“Well, my aunt, my mother’s sister, has had breast cancer, and she was treated for it, and she lost a breast. So I knew that in my family there’s danger. I always knew this, and I’ve always been afraid of it,” and all the time she was talking, I was thinking, You, with the most gorgeous tits in the world. . . . I was watching her, listening to her, and when I couldn’t hear any more, I said, “Do you mind if I touch your breasts?”
Such comprehensible smallness! It almost makes dying a “part of life,” as contemporary soothers like to tell us, to see it broken thus into discrete and possibly trivializing aesthetics.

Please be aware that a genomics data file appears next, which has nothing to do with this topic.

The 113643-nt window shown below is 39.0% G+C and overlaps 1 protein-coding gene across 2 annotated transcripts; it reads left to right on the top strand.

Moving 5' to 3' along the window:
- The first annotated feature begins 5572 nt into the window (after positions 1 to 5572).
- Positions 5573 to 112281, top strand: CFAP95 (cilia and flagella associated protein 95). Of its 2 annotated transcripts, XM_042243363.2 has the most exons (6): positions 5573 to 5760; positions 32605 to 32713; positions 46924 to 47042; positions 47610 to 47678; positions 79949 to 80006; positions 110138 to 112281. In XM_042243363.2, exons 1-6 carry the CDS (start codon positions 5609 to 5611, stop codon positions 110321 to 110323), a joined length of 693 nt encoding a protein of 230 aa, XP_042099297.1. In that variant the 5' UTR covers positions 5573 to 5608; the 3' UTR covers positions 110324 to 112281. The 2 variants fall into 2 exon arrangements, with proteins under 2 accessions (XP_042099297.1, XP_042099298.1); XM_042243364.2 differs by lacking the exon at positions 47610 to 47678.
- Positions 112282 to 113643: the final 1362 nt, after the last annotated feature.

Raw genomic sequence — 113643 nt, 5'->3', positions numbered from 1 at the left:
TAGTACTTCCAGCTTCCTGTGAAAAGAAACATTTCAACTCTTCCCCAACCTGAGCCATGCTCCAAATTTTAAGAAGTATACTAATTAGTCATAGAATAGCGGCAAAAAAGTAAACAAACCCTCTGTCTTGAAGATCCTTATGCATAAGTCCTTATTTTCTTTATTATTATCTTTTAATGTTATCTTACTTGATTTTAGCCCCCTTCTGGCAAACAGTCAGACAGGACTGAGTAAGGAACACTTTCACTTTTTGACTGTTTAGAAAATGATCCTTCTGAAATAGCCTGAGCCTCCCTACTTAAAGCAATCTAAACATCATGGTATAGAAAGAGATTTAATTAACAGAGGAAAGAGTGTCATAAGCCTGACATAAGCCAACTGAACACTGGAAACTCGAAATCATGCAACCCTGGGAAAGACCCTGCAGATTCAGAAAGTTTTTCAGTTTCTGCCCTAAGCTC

I don’t think Rossellini is making this point consciously, though. The bulk of the film reads as being thoroughly on Karin’s team, without a shot or a conversation’s pregnant pause to remind one obliquely of million-fold deaths and displacements. Curiously, then, his first letter to Bergman about the project dwells almost entirely on the psyches of Antonio and the stromboliani, their “humility so primitive though so antique, made wise by experience of centuries. One could think that they live so simply and poorly just because of that knowledge of the vanity of everything we consider civilized and necessary.” I like that little “one could think,” though again I’m not sure whether Rossellini is aware of how the phrase tweaks his own high-flown sentiment. He then moves on to Antonio’s emotional landscape: